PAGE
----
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Container Gardening

Tips for effectively growing plants in pots

By Edel Schmidt

Landscaping is about much more than just putting plants in the ground. A visit to any local gardening centre will reveal the various container options open to homeowners today—everything from basic plastic and fibreglass vessels to elaborate concrete and cast iron planters. In fact, container gardening is a great way to makeover your pool, spa or patio area into a lush tropical scene.

For one, container gardening offers you a lot more flexibility in terms of plant choice, placement and longevity. When your plants are in containers, they can be moved around easily, allowing you to change up your backyard landscape in just a few minutes. Even larger plants can be housed in containers on wheels, making for easy transport. This lets you change your scenery depending on what the occasion calls for.

This portability also allows you to move the plants indoors during the off-season, so you can over-winter any tropical plants and have them ready to roll out the following spring (provided, of course, you give them the proper care).

The question becomes, 'How do you effectively grow plants in pots?' That's where a little expert advice comes into play. To be successful, container gardening requires some special attention that's a little different from your normal 'down-to-earth' gardening habits. The following advice will help guide you.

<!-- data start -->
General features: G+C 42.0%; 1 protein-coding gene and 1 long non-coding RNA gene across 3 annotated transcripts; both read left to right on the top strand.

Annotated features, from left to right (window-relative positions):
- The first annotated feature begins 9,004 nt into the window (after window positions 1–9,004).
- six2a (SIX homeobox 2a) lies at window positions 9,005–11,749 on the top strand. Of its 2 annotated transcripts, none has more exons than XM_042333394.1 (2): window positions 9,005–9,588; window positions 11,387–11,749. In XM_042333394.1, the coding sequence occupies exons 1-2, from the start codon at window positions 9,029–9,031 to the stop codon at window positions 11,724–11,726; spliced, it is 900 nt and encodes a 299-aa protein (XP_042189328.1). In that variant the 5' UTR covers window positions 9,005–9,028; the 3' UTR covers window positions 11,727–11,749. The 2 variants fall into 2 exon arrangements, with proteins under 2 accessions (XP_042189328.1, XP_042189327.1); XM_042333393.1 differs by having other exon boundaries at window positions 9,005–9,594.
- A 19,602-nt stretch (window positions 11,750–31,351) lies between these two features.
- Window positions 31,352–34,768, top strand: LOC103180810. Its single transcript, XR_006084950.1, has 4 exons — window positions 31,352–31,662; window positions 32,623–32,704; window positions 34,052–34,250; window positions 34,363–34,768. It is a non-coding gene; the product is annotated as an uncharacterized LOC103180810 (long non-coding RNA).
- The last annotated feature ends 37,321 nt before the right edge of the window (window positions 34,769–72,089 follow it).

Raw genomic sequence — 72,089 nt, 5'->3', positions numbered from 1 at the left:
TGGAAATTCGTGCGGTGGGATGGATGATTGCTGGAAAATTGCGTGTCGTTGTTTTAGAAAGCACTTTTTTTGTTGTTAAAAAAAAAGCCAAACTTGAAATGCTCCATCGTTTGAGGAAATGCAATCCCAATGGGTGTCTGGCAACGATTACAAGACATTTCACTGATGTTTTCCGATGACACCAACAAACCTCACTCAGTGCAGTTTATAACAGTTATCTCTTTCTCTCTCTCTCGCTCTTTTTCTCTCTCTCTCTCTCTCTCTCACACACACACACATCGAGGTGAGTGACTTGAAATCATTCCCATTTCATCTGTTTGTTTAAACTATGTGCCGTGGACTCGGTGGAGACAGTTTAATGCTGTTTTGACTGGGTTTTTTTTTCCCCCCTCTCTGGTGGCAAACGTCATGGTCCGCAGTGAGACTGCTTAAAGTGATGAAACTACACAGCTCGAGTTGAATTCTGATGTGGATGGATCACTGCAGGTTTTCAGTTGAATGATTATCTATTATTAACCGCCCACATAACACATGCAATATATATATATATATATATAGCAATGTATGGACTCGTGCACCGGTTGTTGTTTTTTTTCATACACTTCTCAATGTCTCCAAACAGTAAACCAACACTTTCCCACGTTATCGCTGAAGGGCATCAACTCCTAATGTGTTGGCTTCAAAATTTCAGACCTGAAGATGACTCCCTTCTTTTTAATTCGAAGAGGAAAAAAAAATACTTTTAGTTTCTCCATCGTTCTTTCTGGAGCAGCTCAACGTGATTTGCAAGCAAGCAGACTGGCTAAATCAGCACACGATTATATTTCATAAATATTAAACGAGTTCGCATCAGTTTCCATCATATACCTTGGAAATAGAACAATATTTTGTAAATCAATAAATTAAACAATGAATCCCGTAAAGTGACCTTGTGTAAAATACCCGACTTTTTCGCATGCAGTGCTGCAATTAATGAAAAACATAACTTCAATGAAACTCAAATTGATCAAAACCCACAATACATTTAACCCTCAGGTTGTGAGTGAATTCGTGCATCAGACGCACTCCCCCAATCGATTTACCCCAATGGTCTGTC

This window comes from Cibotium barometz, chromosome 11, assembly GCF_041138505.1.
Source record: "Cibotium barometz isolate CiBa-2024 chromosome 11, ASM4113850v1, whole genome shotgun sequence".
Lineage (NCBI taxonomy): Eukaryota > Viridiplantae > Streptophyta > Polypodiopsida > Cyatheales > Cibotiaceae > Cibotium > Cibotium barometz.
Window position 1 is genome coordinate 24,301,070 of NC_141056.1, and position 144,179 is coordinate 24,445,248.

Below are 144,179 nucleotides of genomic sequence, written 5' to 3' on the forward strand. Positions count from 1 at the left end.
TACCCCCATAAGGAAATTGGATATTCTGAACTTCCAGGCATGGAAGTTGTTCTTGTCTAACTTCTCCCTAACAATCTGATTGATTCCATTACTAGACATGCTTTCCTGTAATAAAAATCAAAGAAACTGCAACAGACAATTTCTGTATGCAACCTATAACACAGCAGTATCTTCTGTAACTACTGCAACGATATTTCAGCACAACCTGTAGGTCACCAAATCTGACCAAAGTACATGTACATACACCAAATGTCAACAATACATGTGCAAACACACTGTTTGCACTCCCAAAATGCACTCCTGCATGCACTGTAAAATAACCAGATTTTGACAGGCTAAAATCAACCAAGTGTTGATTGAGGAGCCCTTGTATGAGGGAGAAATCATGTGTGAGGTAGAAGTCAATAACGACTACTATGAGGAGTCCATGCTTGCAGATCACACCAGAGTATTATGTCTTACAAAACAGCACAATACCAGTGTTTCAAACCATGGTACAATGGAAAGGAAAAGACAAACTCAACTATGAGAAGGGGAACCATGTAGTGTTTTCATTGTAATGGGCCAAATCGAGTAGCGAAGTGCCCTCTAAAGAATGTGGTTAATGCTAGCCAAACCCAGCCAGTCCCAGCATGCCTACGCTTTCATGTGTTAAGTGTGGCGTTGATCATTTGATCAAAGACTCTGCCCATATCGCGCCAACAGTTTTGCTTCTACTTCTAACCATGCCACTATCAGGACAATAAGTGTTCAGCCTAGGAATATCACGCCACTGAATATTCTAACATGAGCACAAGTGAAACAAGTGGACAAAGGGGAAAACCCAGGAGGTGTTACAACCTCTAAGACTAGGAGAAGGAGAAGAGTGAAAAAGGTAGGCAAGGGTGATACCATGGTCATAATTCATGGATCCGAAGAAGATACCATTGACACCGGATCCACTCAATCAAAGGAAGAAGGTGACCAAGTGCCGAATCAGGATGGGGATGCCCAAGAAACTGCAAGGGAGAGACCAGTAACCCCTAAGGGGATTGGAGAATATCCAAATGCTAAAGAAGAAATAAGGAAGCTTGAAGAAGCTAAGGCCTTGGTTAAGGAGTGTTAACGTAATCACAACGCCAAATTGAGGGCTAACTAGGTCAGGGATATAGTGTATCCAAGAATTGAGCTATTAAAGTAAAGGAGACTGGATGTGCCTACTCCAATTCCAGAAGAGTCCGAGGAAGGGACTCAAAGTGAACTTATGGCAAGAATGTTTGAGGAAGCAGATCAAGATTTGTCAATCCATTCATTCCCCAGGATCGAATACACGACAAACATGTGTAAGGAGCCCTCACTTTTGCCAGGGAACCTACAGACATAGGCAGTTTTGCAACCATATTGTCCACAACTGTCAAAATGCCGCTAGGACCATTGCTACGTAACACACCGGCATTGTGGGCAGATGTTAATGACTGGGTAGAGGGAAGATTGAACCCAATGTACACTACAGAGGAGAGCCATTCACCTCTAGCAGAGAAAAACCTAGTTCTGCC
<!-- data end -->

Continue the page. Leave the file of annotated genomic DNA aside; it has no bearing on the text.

Choosing a container
First and foremost, you must select the right container for your needs. Before starting your search, consider whether you want to leave the container out all year round. To survive Canadian winters, year-round containers must be frost-proof, which typically means they are constructed from fibreglass or plastic.

In addition to being winter-safe, these containers are also lighter and easier to move around compared to traditional materials. There are many sizes and shapes to choose from, in various colours, forms and patterns, many of which can make plastic or fibreglass resemble authentic cast iron or designer concrete. A small hint: If you plan to group your containers in the same space, try to choose ones of the same colour, to create a more uniform look.

Clay pots are not freeze-proof; they can only be used if you plan to move the containers indoors after the summer. Cast-iron and concrete will also crack if left out in the cold, and are very heavy and expensive; fibreglass will give you the same look without the drawbacks. No matter what container you choose, they all must have drainage holes. This cannot be overemphasized enough. Without these holes, your plants will inevitably develop root rot (if the roots sit in water for a long time they will start to rot, resulting in no plant growth).

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